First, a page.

The Surprising Truth About Veiled Chameleon Care
What Do I Need For A Veiled Chameleon?
Veiled chameleons can easily be found in most pet stores. They are very common and are hardy compared to other types of chameleons. Veiled chameleons do need a lot in terms of maintenance which makes them great pets for experienced chameleon owners.
A lot of stores keep veiled chameleons in glass enclosures. Unfortunately, this is not a proper enclosure for these chameleons long term. They actually need tall mesh cages made of PVC coated cloth. Mesh keeps the cage well ventilated for them.
The size of the cage is also important for their health and happiness. The taller the cage, the happier they will be. A cage that is 36 inches tall is plenty of room for one chameleon to climb around. The cage can be round or rectangular as long as they have space for climbing.
Accessories that you need for inside the enclosure are branches, vines, and leaves for shade. The branches and vines need to be sturdy enough for the chameleon to climb and provide access to a basking spot at the top. Branches should also be located further down the cage as a cool place from the basking spot. Tying some fake foliage along the cage and branches will provide more cover from the heat and give your chameleon some places to hide.
You can use live plants as long as they are non-toxic. Hibiscus is very popular to use with chameleons. Artificial plants are just easier maintenance altogether because you don’t have to worry about keeping them alive.
The easiest way to keep the bottom of the cage clean is to use paper towels as the substrate. The paper towel can be changed out in just a couple minutes and it catches all of the droppings. Paper towels also help with the cage humidity and won’t be ingested.
If you want the cage to look more aesthetically pleasing, you can use soil at the bottom that is free of fertilizers. The store will have dirt that is safe for reptiles to use. Chameleons will spend all of their time on their perches anyway. Ingestion of the substrate will be very unlikely.
Temperature and Humidity
Veiled chameleons need a basking spot and a perch away from the heat. The coolest their cages can get is around at night is 65 degrees Fahrenheit. The warmest that their cage should be is around 95 degrees Fahrenheit at their basking spot. During the day the average temperature should be between 70-80 degrees Fahrenheit.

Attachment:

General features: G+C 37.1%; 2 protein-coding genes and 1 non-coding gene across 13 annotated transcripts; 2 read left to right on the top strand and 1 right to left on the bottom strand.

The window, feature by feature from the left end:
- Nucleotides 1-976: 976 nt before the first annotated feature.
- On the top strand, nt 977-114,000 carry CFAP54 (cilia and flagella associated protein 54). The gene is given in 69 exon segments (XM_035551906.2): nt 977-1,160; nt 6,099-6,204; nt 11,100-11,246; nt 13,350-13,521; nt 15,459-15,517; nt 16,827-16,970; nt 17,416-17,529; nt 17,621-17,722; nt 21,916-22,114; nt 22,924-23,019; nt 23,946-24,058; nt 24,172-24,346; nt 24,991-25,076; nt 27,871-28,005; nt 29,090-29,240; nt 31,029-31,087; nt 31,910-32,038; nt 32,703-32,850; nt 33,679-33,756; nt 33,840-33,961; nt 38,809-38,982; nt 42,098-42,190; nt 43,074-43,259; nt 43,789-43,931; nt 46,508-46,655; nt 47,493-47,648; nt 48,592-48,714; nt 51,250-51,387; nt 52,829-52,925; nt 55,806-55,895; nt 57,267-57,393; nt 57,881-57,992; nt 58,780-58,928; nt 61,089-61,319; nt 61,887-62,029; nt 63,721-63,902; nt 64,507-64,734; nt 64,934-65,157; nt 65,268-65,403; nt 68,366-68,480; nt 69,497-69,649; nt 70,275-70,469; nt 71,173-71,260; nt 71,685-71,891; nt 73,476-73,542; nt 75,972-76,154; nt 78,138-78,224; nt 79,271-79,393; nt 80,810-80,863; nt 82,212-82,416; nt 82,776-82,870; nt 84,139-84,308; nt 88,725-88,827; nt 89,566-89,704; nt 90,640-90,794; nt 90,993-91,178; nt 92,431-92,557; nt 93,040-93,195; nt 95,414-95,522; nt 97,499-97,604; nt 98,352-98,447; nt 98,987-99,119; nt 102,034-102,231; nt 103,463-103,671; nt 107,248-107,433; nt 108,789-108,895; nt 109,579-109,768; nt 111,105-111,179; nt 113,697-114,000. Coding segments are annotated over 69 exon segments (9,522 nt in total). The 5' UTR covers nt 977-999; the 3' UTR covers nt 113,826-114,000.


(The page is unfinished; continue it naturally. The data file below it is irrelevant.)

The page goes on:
The basking temperature can be achieved using a ceramic heat bulb. The bulb should hang just above the cage without touching the mesh top. Veiled chameleons also need UVA/UVB lighting to help with the digestion of calcium and to prevent metabolic bone disease. This light should also be above the mesh top without touching the cage.
There are light fixtures that can hold the two different bulbs that you will need near the basking spot. Their lights need to be on 10-12 hours a day too. You can hook the lights up to a timer that will automatically turn them off and on at the same time everyday. The UVB bulb needs to be replaced every six months because it will lose its potency.
Veiled chameleons only need their enclosures to have a humidity level of 50%. This can be achieved by misting their plants twice a day and using a slow drip. You can also use a fogger a couple times a week to get the desired amount of humidity. The soil and paper towels at the bottom of the enclosure will also help lock in humidity.
Diet and Water
Veiled chameleons only eat insects. They will eat a different variety of store-bought roaches, crickets, hornworms, super worms, and locusts. These insects already contain a lot of nutrients to keep your chameleon healthy.
Dust the insects with reptile calcium powder and gut load them to give your chameleon more calcium. This will help prevent illnesses and metabolic bone disease.
Veiled chameleons also need to be fed every other day.
Chameleons do not drink from water dishes. They lick the water droplets off of the plants. The tall ridge on their heads actually helps them drink water. The ridges guide the droplets to their mouths.
Temperament and Handling
Their temperament towards other chameleons is aggressive and they are happiest living along. You can hold you veiled chameleon for short periods of time, but too much handling is extremely stressful for them. They are more of a display animal.
Since they are so sensitive to handling and their surroundings, they are not a good fit for young children. Veiled chameleons are also recommended for someone that has experience with chameleons or other reptiles.
The truth about veiled chameleon care is that it takes a lot of work to keep them happy and healthy. They need to be fed every other day with a variety of insects and the enclosure needs to consistently be at 50% humidity. You should only bring home a veiled chameleon if you have the time to invest in their care.